The Nature of Clandestine Operations
A LIGHT PLANE SKIMMED THE TREE-TOPS OF THE dense hardwood forest of northern Maine. It dipped from view, and was gone. To anyone who might have been watching, the lake where the plane landed was too small for any pontoon equipped plane. However, the landing was safe, and the plane taxied toward two men sitting in a small inflated boat. One of them had been winding the hand crank of a small generator. The other was tuning a transceiver. As the plane approached, the pilot cut the throttle, and the men paddled to the nearest float and climbed aboard. The pilot reported that he had picked up the homing beacon several times at distances of from thirty to sixty miles. He could have gotten more range, but the flight plan called for a low altitude flight, so he had to do the best he could from tree-top height. The beacon, newly modified to give a stronger signal, satisfied them. Further testing would take place at Norfolk. The men stowed the gear aboard the plane and deflated the raft. The co-pilot, who spoke no English, helped them up. The pilot restarted the engine and gunned the throttle to take them to the far side of the pond.
With everything ready for take-off and the plane heavy with four men aboard, the pilot waited for a slight breeze, which would put ripples on the water and help them get off more quickly. A technician would have noted that large leading-edge slats on this plane were extended before take-off and that the large trailing flaps were also down for maximum lift. With the breeze, some steady ripples, and a full throttle, the pilot let the plane accelerate for about twelve seconds and then lifted it clear. Once off the water, he began an easy spiral climb to get up and out of the tree-lined valley.
A month of special training had paid off. The new Helio "Courier" had proven itself to be the best and most rugged short-field plane available. The floats were not too heavy, and the plane handled well on the water. Most important, the new co-pilot had transitioned quickly and had handled the plane like an old pro. He needed more instrument work for weather flying, and he needed some navigational experience. He would get that training at Norfolk. He had liked flying in Maine, and he reported that "it looked like my homeland". After a short hop, the plane landed on Moosehead Lake, and everyone went back to Greenville to prepare to close the camp.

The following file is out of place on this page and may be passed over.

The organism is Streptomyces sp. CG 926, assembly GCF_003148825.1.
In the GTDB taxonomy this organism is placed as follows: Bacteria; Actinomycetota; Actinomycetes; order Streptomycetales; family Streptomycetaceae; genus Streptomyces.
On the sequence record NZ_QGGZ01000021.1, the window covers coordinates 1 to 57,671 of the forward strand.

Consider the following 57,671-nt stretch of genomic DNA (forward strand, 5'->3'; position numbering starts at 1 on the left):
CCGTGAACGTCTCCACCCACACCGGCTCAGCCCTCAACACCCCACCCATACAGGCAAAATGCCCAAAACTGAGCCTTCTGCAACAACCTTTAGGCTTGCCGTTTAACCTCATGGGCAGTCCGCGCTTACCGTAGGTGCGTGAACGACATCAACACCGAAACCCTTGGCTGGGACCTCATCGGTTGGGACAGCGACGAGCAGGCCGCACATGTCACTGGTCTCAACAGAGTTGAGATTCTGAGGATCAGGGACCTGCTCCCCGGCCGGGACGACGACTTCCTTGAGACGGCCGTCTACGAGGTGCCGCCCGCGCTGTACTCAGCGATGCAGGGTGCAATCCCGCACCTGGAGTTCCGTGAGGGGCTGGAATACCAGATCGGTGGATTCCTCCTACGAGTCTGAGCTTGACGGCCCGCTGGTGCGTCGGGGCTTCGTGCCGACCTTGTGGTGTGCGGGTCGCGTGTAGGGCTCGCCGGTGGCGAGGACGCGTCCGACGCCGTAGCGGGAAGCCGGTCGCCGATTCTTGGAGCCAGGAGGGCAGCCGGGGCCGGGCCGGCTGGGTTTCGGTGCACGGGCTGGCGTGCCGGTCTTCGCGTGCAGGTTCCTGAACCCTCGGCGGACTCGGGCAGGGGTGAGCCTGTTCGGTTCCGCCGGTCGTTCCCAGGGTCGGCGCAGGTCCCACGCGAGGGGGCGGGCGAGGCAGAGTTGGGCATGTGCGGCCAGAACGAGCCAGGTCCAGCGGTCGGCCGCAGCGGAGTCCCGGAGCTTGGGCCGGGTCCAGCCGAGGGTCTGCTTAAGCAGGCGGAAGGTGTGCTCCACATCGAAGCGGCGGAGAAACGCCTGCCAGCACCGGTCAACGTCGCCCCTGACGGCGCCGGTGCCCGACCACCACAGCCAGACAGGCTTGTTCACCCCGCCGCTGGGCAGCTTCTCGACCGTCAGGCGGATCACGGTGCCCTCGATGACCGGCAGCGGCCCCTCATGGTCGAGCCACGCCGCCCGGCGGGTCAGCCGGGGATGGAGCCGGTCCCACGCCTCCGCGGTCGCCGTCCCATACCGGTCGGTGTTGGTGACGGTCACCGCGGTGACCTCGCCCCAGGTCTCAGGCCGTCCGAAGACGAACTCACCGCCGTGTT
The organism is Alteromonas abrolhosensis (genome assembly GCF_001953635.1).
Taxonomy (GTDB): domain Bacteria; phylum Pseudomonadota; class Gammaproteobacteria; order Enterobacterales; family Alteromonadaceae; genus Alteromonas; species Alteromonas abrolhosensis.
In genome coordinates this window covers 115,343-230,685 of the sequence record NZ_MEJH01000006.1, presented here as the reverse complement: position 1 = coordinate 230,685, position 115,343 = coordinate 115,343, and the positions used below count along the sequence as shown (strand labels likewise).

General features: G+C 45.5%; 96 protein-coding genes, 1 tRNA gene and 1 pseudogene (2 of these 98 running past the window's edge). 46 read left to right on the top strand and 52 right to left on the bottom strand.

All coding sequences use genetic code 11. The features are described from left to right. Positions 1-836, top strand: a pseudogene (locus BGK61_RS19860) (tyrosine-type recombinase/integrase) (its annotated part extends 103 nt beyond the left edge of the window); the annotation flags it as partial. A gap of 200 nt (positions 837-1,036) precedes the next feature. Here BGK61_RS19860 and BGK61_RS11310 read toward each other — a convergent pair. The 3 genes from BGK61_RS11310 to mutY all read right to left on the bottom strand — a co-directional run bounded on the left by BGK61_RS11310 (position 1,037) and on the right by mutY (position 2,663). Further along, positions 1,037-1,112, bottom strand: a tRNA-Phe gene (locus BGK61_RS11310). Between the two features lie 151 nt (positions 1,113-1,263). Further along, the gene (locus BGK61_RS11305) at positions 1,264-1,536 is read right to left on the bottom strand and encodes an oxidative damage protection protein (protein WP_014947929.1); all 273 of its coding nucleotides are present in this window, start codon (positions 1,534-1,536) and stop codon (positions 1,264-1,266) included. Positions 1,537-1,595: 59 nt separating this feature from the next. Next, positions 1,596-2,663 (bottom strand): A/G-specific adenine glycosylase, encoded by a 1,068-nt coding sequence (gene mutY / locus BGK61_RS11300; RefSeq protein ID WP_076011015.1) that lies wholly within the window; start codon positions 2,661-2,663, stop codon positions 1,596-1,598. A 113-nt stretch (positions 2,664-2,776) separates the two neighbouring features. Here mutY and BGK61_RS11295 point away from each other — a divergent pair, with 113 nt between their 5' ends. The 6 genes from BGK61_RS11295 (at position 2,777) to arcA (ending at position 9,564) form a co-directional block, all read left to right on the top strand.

In Germany, hundreds of thousands of displaced persons and repatriated refugees had been interrogated and debriefed as they came through the military processing centers. A small fraction of this horde of people, fleeing the Communists and the reprisals of their own countrymen, possessed information that was useful intelligence. This select group was turned over to professional interrogators who worked for military intelligence and the CIA. Only the very best were reserved for CIA questioning; and these were screened carefully to assure accuracy and integrity and to spot the inevitable planted agent. Among this group, the Agency had found several who had given evidence of a military buildup by the early 1950s, of a very special nature far north of Moscow. This intelligence had been screened, evaluated, and analyzed to see what it meant. About the best that the refugees and defectors could provide was that new interceptor fighter bases were being built farther north than ever seen before and a vast array of radars, indicating the development of a sophisticated air defense network, was being installed.
One day, a young Polish defector, who claimed to have been a pilot, turned himself in, and after careful screening and background checking, he was brought to the "safe house" not far from the I. G. Farben building in Frankfurt for further interrogation. In the course of this work, he said he had made several trips as a co-pilot delivering cargo to the new construction sites at these fighter bases in the Soviet northwest. As if to prove his point, he said he could find his way back there anytime.
Clandestine operations take form through such small and unexpected leads. The agent who had been working with this pilot was not on the Directorate of Intelligence side. He was a member of the Central European staff of DD/P, the special operations staff of the Agency. Up to the time of that last statement he had been interested only in a secret intelligence project designed to obtain all the information it could get on Soviet air defenses. That evening when he stopped at the officers club in Frankfurt, he met a few other agents who were visiting from Washington. He mentioned the chance remark of the Polish pilot.